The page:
BizarrePosted: August 16, 2011
When the Romgi and I were first married, we worked together at a call center. Our work day began at 6:30am, which meant we had to go to bed and get up early. I don’t know about you, but I hate the “Early to bed, early to rise” mantra. I’d much rather stay up until 2am and sleep until 10. Combine that with my poor self-discipline (which was even worse in those days) and it meant I usually didn’t get much sleep.
One day at Costco we saw a bottle of melatonin tablets, recommended for helping you sleep better. A quick summary of the Wikipedia article: mammals secrete the hormone melatonin during darkness, and some studies have suggested a link between increased melatonin levels and better sleep. It’s currently sold as a dietary supplement.
I think after we bought the tablets we went home and read the Wikipedia article, and picked up on the idea that melatonin can cause an increase in vivid dreaming. And no kidding – a few days were enough to convince both me and the Romgi that these were Weird Dream pills. The Romgi stopped taking them because the crazy dreams made him feel less rested. I took them for a while longer until I got baby-crazy, and the tablets aren’t recommended for use by pregnant women. (When I wean jr in a month I might try melatonin again. Maybe.)
Last night I watched a movie that was weirder than any dream I ever had on melatonin (or any other drug, for that matter).
Have you heard of The Imaginarium of Doctor Parnassus?
I don’t even know where to begin on this. Did you see What Dreams May Come? Pretty bizarre movie, right? Imaginarium is much, much more bizarre. What confused me more than anything was that so many people were involved in the creation of the movie. I could understand if one person had a melatonin-induced crazy dream and wanted to bring it to life on the big screen. But how do you convince other people that it should be done? How do you convince Christopher Plummer and Heath Ledger, and three big actors after Heath Ledger suddenly dies, to take part in your hallucination?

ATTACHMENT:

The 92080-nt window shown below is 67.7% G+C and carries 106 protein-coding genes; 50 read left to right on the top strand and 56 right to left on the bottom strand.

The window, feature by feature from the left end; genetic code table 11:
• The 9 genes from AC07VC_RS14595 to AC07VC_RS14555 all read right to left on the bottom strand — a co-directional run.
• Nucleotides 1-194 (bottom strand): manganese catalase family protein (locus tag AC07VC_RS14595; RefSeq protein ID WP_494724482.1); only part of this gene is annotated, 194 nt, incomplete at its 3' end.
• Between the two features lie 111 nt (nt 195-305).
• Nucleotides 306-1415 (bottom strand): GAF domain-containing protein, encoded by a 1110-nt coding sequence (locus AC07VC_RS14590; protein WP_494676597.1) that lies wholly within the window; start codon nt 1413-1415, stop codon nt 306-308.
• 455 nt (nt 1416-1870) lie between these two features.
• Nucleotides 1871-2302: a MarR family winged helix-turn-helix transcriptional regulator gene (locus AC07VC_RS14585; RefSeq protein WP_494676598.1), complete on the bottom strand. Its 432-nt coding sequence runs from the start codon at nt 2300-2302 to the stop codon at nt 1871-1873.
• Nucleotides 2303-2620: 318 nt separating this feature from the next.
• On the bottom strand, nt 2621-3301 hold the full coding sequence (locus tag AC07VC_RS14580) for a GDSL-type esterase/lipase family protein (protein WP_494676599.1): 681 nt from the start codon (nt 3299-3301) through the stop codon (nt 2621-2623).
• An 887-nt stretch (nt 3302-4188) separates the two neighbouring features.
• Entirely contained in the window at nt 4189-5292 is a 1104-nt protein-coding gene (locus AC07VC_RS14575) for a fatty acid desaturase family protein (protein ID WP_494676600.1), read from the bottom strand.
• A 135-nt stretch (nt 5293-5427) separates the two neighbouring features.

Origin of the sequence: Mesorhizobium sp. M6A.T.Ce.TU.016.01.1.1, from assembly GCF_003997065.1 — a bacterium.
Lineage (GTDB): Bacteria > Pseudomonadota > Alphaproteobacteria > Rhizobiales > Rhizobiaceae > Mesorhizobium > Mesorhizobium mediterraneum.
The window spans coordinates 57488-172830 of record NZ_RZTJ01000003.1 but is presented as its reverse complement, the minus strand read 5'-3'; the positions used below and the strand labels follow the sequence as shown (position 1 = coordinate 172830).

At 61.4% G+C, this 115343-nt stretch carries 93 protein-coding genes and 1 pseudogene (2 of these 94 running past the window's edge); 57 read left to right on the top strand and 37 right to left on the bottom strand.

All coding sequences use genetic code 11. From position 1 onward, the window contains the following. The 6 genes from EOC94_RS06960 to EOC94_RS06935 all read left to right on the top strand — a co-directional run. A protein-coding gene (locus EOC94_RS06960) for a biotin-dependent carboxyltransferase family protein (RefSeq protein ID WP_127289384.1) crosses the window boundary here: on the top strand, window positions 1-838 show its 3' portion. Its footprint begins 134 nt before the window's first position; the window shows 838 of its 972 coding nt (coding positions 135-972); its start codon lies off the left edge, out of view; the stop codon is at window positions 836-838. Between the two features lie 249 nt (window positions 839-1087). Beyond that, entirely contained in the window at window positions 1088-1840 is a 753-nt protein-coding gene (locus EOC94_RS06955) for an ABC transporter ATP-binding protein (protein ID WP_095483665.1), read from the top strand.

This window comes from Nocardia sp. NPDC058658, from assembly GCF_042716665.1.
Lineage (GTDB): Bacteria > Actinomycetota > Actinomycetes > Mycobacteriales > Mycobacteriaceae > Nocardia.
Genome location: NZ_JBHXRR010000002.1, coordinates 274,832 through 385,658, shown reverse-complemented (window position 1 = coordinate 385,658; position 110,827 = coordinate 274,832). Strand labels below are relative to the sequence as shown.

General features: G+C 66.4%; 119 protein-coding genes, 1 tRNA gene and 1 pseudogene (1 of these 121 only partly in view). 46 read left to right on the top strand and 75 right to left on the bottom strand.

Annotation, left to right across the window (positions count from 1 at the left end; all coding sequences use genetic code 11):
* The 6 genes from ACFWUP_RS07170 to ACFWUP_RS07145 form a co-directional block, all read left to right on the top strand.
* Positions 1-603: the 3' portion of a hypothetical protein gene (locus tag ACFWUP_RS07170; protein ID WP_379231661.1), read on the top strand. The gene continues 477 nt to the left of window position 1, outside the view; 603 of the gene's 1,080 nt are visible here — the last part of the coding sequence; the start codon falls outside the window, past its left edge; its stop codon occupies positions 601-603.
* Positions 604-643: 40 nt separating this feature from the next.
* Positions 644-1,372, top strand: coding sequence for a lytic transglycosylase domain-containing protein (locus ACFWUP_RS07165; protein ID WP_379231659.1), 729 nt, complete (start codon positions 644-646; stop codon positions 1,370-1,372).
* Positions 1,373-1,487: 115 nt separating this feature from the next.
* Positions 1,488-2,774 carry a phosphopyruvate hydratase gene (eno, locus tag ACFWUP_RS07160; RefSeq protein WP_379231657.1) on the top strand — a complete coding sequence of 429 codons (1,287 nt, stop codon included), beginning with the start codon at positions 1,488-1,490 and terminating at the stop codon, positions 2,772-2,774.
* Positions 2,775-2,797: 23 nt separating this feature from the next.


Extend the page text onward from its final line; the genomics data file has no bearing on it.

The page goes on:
Guys, this movie was weird.
Right now the Bwun is watching an episode of Dora the Explorer where Boots has turned into Sleeping Boots and Dora has to teach rocks to sing so she can become a true princess and wake Boots up, and all I can think is – this makes sense.
The Imaginarium of Doctor Parnassus does not.
You probably wonder why I watched the movie to begin with. One of the blogs I read, Where the Lovely Things Are, linked to the tumblr Mirrors & co. a few months ago. As I browsed the archives I found this fascinating still:
Now that I’ve seen the movie you’d think I could explain what was going on in this picture. No, not really. I might be able to recite the events that preceded the scene but it would be devoid of meaning.
Anyone else watched Imaginarium? Can you provide any insight, or should I just assume that the writers (and everyone else involved) had some heavy doses of melatonin before creating this?